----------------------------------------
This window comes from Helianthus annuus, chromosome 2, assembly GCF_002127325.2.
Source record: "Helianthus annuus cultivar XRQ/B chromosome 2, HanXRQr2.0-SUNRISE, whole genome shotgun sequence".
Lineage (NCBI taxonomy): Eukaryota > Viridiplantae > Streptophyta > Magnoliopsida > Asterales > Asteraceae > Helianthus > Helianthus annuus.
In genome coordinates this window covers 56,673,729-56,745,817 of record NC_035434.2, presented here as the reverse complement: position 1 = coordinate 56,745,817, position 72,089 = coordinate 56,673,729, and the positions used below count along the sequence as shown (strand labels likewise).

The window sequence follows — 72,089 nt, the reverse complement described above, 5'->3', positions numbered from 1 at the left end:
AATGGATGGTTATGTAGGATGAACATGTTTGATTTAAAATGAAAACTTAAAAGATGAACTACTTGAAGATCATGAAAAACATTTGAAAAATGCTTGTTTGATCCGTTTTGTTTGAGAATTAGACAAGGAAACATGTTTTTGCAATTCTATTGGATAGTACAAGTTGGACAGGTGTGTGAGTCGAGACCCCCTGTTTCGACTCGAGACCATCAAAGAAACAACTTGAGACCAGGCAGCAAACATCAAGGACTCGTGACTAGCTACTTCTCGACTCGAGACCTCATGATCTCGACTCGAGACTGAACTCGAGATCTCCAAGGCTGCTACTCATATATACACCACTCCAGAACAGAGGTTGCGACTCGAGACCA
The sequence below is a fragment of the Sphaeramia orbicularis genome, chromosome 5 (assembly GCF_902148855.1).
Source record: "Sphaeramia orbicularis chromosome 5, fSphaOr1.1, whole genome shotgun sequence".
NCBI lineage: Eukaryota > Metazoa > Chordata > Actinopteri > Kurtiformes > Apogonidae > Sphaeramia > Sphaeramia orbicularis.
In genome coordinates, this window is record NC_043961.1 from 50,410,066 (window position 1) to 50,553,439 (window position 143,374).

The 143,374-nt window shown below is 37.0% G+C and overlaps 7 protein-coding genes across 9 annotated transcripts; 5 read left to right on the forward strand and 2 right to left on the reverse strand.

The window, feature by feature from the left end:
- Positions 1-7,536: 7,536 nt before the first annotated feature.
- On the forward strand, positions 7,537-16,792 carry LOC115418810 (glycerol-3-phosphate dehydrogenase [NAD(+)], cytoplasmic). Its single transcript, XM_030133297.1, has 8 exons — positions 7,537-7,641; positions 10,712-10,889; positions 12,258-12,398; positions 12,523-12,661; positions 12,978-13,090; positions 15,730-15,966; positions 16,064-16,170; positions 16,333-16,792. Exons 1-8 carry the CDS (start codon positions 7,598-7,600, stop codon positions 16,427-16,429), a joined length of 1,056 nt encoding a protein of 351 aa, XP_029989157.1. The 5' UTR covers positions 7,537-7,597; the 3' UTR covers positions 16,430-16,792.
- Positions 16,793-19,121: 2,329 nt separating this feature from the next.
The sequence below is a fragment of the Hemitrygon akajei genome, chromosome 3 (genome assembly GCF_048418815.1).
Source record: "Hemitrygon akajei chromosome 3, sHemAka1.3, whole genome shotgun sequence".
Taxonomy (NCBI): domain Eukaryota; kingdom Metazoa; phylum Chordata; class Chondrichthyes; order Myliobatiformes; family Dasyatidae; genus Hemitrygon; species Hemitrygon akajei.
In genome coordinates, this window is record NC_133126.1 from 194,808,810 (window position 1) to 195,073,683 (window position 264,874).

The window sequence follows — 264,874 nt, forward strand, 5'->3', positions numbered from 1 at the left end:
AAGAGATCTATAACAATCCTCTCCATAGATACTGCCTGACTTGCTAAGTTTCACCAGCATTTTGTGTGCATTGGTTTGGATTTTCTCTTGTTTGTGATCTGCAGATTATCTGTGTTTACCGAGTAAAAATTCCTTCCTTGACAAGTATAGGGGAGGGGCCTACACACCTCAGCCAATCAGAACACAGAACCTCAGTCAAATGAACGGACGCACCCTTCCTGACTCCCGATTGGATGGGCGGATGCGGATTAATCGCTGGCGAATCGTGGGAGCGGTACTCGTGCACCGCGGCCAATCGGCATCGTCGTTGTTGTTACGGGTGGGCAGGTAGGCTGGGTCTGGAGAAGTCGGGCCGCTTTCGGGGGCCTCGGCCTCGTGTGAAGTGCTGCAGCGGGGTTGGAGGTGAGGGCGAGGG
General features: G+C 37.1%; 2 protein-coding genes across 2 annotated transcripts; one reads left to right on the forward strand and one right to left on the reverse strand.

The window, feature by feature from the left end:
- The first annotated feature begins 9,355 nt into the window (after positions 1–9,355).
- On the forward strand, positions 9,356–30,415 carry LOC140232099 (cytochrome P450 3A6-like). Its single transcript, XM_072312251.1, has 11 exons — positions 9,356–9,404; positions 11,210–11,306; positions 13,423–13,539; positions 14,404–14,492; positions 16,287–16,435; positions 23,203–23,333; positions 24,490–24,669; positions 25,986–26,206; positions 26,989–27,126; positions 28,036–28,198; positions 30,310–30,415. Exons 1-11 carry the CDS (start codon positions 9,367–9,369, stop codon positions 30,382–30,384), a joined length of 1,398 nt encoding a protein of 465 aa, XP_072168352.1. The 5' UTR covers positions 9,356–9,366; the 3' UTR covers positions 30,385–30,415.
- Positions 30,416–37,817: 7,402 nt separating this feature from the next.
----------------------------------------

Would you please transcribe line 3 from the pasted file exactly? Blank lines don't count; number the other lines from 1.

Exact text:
Lineage (NCBI taxonomy): Eukaryota > Viridiplantae > Streptophyta > Magnoliopsida > Asterales > Asteraceae > Helianthus > Helianthus annuus.